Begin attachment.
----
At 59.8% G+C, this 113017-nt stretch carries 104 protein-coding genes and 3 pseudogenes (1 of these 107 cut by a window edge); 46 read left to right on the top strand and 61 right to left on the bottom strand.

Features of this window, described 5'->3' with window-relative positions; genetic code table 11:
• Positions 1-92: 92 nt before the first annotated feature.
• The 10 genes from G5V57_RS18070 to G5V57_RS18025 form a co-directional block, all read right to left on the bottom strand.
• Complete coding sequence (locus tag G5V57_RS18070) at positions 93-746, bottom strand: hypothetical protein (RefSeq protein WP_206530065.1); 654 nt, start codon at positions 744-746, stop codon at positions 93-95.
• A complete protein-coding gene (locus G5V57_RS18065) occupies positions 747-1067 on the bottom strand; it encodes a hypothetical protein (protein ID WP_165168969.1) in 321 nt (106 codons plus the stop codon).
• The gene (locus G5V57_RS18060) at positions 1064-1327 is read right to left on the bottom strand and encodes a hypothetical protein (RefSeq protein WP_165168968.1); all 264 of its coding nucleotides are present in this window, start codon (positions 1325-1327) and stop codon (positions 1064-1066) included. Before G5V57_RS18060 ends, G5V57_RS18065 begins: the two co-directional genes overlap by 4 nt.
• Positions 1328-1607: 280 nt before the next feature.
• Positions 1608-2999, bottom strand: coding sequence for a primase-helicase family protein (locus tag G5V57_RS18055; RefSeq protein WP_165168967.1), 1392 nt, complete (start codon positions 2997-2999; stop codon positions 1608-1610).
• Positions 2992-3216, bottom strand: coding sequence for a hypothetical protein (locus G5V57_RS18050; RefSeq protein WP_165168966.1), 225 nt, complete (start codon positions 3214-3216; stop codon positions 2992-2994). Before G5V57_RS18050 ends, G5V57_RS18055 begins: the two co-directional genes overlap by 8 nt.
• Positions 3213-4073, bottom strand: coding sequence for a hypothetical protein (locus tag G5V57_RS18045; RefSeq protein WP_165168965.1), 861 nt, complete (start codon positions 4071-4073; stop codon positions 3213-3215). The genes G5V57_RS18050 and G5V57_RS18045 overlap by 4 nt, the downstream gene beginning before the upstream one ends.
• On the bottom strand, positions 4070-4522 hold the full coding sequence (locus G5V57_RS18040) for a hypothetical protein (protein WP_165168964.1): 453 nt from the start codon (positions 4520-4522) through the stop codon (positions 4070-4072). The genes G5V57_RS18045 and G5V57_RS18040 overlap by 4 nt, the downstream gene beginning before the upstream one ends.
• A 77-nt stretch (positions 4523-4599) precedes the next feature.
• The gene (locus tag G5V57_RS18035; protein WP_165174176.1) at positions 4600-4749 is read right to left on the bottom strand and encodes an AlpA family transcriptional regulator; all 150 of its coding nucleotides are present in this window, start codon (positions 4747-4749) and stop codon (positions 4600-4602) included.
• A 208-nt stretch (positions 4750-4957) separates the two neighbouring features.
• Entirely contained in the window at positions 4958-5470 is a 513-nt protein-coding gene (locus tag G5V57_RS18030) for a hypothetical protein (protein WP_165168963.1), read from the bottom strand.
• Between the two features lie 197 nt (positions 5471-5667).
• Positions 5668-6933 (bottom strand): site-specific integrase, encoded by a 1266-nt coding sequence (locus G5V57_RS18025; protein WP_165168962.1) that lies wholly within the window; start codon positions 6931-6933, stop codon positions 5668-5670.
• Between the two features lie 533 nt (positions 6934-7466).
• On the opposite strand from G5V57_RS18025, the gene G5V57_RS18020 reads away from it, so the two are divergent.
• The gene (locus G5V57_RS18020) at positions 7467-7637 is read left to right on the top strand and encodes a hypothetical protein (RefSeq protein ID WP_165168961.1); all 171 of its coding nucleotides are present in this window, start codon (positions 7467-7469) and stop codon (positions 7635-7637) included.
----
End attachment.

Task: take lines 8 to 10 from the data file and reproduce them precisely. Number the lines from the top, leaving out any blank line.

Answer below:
• Positions 1328-1607: 280 nt before the next feature.
• Positions 1608-2999, bottom strand: coding sequence for a primase-helicase family protein (locus tag G5V57_RS18055; RefSeq protein WP_165168967.1), 1392 nt, complete (start codon positions 2997-2999; stop codon positions 1608-1610).
• Positions 2992-3216, bottom strand: coding sequence for a hypothetical protein (locus G5V57_RS18050; RefSeq protein WP_165168966.1), 225 nt, complete (start codon positions 3214-3216; stop codon positions 2992-2994). Before G5V57_RS18050 ends, G5V57_RS18055 begins: the two co-directional genes overlap by 8 nt.